Whenever we talk about online feminist activism, the digital divide is brought up. And understandably! If feminism moves online, anyone who is not in our spaces–anyone who may not have access to the internet–loses out.
Vanessa mentioned this in the What We Missed yesterday, but I think it deserves a more airtime, especially since our website, well you know, is all about online feminist activism.
It’s clear by now that the internet is fundamentally changing the world, and activism as well. But in the last five years, the issue of addressing the digital divide has seen promising shifts, primarily because of the advent of smartphones and their wide usage even among low-income communities and communities of color.
Cell phones reach across economic groups in a way that computers and internet access never has. From Jamilah King’s new report at Colorlines:
A remarkable share of that revenue is coming from people of color, who are adopting smartphones at faster rates than white consumers and are doing far more with them. Research shows people of color are more likely to surf the Internet, send and receive messages, engage social media and produce or publish media on their phones. The reason for that, many say, is simple: It’s the most affordable way to get onto the information superhighway. A couple hundred dollars for an Android and a data plan is much less than $1,000 for a laptop computer and broadband connection.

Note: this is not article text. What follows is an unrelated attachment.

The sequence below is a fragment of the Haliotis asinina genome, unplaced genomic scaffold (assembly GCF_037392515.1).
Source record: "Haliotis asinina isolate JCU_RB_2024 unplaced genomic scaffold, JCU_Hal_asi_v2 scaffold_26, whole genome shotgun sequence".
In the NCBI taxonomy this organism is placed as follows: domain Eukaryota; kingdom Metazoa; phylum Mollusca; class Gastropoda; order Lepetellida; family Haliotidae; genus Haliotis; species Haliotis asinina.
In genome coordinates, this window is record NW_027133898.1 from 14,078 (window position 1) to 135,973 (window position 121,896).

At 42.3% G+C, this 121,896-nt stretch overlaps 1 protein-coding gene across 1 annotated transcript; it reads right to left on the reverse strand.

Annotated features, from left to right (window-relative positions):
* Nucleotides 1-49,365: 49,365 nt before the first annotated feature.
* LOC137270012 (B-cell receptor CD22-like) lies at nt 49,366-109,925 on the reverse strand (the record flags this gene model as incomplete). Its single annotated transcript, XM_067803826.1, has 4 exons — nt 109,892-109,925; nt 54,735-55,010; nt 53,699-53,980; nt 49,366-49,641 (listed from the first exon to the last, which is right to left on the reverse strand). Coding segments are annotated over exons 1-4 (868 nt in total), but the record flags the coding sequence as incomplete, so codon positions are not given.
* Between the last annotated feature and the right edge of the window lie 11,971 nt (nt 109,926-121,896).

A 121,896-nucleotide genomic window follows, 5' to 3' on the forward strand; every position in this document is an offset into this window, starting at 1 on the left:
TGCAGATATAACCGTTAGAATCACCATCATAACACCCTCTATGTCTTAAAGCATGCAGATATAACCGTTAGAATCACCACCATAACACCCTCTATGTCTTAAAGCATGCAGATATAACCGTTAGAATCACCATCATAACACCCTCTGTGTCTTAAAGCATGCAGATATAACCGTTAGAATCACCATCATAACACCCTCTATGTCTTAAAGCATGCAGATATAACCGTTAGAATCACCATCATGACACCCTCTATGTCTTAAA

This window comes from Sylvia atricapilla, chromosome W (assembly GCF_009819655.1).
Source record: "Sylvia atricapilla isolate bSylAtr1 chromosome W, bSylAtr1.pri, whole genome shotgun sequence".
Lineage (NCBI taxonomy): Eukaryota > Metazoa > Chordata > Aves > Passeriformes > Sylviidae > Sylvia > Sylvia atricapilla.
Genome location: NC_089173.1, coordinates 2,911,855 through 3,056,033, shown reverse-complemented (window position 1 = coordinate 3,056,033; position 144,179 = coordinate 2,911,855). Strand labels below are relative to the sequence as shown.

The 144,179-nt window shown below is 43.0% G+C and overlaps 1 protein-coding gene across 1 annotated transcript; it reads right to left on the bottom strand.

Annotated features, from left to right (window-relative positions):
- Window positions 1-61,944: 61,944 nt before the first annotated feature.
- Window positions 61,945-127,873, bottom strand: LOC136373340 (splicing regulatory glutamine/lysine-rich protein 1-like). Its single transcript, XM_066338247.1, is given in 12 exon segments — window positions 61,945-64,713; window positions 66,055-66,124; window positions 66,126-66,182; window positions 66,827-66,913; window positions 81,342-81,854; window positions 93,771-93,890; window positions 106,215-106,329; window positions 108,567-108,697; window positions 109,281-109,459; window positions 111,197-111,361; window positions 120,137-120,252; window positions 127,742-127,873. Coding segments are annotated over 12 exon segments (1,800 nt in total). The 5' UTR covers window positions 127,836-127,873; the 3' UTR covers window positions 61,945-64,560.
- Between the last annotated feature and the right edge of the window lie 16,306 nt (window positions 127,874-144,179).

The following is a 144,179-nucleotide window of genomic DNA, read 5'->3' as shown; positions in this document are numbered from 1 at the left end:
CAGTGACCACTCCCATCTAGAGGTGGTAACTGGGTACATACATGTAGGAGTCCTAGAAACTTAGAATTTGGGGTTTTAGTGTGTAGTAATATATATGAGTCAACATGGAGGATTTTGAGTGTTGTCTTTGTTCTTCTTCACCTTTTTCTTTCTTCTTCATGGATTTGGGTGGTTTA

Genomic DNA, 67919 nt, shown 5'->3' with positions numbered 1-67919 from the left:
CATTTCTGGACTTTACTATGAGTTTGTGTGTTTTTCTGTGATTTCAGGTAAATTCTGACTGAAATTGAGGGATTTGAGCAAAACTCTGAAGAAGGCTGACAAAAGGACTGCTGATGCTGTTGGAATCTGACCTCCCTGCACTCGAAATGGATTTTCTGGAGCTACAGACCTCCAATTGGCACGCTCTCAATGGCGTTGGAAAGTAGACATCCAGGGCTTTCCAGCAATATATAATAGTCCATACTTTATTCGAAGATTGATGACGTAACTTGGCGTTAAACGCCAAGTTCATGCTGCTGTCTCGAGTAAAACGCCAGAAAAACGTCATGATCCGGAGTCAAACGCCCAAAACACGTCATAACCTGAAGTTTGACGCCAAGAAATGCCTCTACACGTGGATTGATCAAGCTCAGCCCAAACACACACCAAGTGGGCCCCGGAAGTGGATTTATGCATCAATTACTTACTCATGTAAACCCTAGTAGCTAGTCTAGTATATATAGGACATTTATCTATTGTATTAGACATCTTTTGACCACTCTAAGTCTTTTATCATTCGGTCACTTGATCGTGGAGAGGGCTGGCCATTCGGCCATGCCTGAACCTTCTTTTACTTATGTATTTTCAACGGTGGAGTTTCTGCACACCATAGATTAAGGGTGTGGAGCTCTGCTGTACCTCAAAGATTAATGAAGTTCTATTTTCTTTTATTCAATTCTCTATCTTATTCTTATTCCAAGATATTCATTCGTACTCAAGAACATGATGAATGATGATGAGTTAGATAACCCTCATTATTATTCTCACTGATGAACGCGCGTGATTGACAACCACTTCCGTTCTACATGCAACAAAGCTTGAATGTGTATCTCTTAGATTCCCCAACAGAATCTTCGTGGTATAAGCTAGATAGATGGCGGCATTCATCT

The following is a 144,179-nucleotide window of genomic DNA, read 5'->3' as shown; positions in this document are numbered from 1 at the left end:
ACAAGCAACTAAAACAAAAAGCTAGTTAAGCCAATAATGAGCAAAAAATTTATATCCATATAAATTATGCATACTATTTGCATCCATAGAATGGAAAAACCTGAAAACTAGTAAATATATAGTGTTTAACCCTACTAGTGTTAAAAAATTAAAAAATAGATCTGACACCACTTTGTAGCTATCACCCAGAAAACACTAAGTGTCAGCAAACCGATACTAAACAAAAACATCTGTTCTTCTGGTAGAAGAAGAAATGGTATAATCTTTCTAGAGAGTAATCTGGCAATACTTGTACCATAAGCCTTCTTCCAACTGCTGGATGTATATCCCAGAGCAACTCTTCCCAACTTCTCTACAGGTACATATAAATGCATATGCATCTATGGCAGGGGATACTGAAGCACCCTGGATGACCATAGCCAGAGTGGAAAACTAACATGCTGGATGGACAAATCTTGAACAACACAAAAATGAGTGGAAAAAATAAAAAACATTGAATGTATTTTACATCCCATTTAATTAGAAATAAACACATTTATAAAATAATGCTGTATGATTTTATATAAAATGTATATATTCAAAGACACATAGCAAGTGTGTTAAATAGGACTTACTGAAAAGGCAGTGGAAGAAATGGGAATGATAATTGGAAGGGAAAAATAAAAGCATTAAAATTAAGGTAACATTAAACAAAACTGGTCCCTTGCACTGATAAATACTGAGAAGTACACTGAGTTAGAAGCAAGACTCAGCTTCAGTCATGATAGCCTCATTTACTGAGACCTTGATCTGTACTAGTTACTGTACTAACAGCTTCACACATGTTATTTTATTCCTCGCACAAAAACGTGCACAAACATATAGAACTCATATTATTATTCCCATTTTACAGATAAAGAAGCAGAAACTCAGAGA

Unfortunately it’s not that simple.
Colorlines’ new report shows how federal policy protecting free and open access to the internet is not being applied to smartphones. This means if you get most of your web-based information on your blackberry, android or other smartphone, your cell phone provider can block access to certain types of information. A recent example related to reproductive rights:
Verizon customers, for instance, learned the hard way in 2007 that they’re not in control of the content on their cell phones. NARAL Pro-Choice America, like many political candidates and advocacy groups, decided that year that text messaging was an effective tool to communicate with people who care about abortion rights. But Verizon disagreed—and decided its users wouldn’t receive NARAL’s texts. The company said that it had the right to block what it deemed “controversial or unsavory” messages.
This is seriously bad news for the digital divide and the gains we’d hoped to make with cell phone access in low-income and POC communities.
So what does this mean? It means we need to fight harder for free and open access to the internet, regardless of what platform we use to access it. It means we have to make sure that AT&T, or Verizon, or MetroPCS can’t control what websites we visit, or what we see via social networks.
If the Arab Spring or the Occupy Wall Street movement were any example, the future of our democracy is going to depend on it.